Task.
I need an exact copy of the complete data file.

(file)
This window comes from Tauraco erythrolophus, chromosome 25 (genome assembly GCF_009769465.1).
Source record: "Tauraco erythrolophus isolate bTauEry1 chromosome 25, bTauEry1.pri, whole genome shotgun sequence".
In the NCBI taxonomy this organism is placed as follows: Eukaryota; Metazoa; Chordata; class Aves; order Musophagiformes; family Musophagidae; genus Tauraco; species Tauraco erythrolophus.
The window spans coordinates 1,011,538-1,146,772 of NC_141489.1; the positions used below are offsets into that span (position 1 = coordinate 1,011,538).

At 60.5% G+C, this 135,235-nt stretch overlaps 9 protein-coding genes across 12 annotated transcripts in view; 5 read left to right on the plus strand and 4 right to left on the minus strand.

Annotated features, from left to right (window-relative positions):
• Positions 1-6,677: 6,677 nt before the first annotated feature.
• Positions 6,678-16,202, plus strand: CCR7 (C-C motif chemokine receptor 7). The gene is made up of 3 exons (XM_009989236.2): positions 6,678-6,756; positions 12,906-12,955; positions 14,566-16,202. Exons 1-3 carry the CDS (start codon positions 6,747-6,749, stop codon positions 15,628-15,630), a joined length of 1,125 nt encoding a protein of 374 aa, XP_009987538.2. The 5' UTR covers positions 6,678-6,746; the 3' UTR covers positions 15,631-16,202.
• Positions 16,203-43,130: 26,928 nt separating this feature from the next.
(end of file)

This window comes from Tauraco erythrolophus, chromosome 25 (genome assembly GCF_009769465.1).
Source record: "Tauraco erythrolophus isolate bTauEry1 chromosome 25, bTauEry1.pri, whole genome shotgun sequence".
In the NCBI taxonomy this organism is placed as follows: Eukaryota; Metazoa; Chordata; class Aves; order Musophagiformes; family Musophagidae; genus Tauraco; species Tauraco erythrolophus.
The window spans coordinates 1,011,538-1,146,772 of NC_141489.1; the positions used below are offsets into that span (position 1 = coordinate 1,011,538).

At 60.5% G+C, this 135,235-nt stretch overlaps 9 protein-coding genes across 12 annotated transcripts in view; 5 read left to right on the plus strand and 4 right to left on the minus strand.

Annotated features, from left to right (window-relative positions):
• Positions 1-6,677: 6,677 nt before the first annotated feature.
• Positions 6,678-16,202, plus strand: CCR7 (C-C motif chemokine receptor 7). The gene is made up of 3 exons (XM_009989236.2): positions 6,678-6,756; positions 12,906-12,955; positions 14,566-16,202. Exons 1-3 carry the CDS (start codon positions 6,747-6,749, stop codon positions 15,628-15,630), a joined length of 1,125 nt encoding a protein of 374 aa, XP_009987538.2. The 5' UTR covers positions 6,678-6,746; the 3' UTR covers positions 15,631-16,202.
• Positions 16,203-43,130: 26,928 nt separating this feature from the next.